Infographic of the Day: Will the Coming Tax Changes Hit Your Wallet?

With Bush-era tax breaks set to expire at the end of the year, Congress is gearing up for a knock-down-drag-out fight over whether to extend all of them, some of them, or none at all (and just in time for mid-term elections!). The Washington Post has a fun–albeit visually misleading–interactive infographic on how the options will affect your wallet. (More on the misleading bit below.)

The question is: Are we willing to put the country in deeper debt, to keep our taxes as they are now? The Post’s infographic shows three scenarios:

Letting all cuts expire
That would mean that our government incurs no extra debts. But it also means that most Americas will pay a bit more in taxes:


With Bush-era tax breaks set to expire at the end of the year, Congress is gearing up for a knock-down-drag-out fight over whether to extend all of them, some of them, or none at all (and just in time for mid-term elections!). The Washington Post has a fun–albeit visually misleading–interactive infographic on how the options will affect your wallet. (More on the misleading bit below.)

The question is: Are we willing to put the country in deeper debt, to keep our taxes as they are now? The Post‘s infographic shows three scenarios:

Letting all cuts expire
That would mean that our government incurs no extra debts. But it also means that most Americas will pay a bit more in taxes:

Extending all the cuts
This is the favored plan of most Republicans. It would cost the government $3.7 trillion over ten years in forgone revenues.

Letting cuts sunset only for those earning more than $250,000 a year
This is what Obama and many Democratic leaders are agitating for–here, the richest Americans will shell out about $310,000 more a year (which comes to about 1.7% of their income). Those in the middle class won’t pay more. The government still loses money, though — about $3 trillion over the decade. Leer más “Infographic of the Day: Will the Coming Tax Changes Hit Your Wallet?”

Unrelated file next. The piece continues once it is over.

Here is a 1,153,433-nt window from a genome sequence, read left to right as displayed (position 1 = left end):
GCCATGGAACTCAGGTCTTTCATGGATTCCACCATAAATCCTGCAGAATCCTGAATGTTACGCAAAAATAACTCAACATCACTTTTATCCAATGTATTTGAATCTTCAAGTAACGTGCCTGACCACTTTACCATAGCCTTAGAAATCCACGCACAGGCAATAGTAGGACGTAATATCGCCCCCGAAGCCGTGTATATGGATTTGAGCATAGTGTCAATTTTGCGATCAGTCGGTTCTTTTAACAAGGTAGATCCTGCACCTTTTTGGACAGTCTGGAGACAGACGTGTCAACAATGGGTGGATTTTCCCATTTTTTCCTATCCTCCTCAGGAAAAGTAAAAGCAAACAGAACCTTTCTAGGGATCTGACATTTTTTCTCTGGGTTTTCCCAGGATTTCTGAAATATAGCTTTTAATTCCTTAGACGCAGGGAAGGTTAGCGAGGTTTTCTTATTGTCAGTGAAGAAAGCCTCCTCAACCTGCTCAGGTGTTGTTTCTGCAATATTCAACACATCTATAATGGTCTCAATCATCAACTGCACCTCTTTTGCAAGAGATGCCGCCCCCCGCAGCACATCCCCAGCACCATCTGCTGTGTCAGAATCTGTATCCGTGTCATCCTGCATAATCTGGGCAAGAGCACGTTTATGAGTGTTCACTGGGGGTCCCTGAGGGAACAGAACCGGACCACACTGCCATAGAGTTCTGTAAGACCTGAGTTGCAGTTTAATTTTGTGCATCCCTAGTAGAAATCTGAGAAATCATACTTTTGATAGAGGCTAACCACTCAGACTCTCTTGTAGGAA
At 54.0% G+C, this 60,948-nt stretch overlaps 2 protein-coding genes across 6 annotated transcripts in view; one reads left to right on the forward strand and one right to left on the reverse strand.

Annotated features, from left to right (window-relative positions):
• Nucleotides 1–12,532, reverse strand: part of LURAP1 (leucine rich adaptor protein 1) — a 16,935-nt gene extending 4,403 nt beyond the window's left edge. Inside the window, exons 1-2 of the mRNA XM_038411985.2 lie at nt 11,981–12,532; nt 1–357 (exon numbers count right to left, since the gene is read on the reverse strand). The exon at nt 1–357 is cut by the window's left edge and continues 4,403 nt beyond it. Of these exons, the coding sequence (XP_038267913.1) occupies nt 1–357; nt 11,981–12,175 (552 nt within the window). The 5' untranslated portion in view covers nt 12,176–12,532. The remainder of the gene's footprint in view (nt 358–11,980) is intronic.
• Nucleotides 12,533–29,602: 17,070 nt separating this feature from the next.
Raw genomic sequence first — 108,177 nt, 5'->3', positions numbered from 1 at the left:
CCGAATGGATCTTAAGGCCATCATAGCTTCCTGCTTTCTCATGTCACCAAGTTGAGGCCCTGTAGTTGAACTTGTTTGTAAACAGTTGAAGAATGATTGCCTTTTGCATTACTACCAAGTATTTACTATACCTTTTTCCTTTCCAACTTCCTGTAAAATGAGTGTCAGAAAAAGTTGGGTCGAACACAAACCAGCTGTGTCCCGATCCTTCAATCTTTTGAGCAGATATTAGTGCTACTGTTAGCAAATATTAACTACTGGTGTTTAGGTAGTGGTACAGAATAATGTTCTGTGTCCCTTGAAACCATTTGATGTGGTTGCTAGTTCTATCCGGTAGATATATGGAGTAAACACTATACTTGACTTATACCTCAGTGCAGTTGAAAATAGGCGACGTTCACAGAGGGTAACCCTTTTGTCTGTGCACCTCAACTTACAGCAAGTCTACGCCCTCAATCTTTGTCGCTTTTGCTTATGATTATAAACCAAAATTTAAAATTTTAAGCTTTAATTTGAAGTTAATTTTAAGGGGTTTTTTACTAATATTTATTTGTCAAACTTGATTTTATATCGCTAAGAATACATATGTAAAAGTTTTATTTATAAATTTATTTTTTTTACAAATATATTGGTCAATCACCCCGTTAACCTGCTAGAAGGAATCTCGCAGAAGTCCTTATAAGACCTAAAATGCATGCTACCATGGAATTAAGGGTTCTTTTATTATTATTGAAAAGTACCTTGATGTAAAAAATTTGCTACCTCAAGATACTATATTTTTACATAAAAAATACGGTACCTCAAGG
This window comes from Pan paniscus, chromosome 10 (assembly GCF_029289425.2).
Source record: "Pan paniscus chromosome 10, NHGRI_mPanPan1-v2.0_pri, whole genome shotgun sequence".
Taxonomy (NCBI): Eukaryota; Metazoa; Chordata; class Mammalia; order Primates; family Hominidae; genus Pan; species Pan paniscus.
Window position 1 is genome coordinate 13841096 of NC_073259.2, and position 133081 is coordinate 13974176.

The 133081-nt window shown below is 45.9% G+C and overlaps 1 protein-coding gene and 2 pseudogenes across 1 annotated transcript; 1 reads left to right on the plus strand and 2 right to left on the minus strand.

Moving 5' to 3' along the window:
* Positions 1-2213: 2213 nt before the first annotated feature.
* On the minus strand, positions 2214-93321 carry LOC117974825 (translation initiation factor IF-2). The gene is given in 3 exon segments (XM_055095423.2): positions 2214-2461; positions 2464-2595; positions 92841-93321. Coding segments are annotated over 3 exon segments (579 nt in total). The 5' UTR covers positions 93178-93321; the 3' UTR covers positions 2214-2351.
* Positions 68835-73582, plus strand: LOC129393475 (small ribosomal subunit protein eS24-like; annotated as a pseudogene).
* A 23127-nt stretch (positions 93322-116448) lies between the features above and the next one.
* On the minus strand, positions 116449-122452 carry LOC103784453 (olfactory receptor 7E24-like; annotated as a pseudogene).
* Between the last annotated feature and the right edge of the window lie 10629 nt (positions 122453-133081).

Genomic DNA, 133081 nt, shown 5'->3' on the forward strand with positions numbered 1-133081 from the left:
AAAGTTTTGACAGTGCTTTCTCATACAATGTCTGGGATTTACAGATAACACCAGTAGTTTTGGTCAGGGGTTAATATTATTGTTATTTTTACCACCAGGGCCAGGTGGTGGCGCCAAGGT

Can Cost-Based Innovation Help Solve Our Debt Crisis?

Each of us are painfully aware of the new economic reality in which we find ourselves: national, state, and local government debt is skyrocketing. Simply put, it costs a lot more to provide and maintain government services than is taken in through taxes and other sources of revenue and thus we are forced to borrow to cover the difference. Every commentator on this subject offers essentially only three near-term solutions to the problem: raise taxes (there’s also a good argument for lowering taxes), cut services and programs, and reduce the civil service payroll. And while all of these have historically played an important role in some form of debt remediation, I’m struck by the absence of the role of innovation in this national discourse. I’m not talking about entrepreneurial innovation which of course is a considerable generator of income and taxes; I’m talking specifically about cost-based innovation.


by Jonathan Reichental in Cost Improvement, Innovation, Society

Each of us are painfully aware of the new economic reality in which we find ourselves: national, state, and local government debt is skyrocketing. Simply put, it costs a lot more to provide and maintain government services than is taken in through taxes and other sources of revenue and thus we are forced to borrow to cover the difference. Every commentator on this subject offers essentially only three near-term solutions to the problem: raise taxes (there’s also a good argument for lowering taxes), cut services and programs, and reduce the civil service payroll.  And while all of these have historically played an important role in some form of debt remediation, I’m struck by the absence of the role of innovation in this national discourse. I’m not talking about entrepreneurial innovation which of course is a considerable generator of income and taxes; I’m talking specifically about cost-based innovation. Leer más “Can Cost-Based Innovation Help Solve Our Debt Crisis?”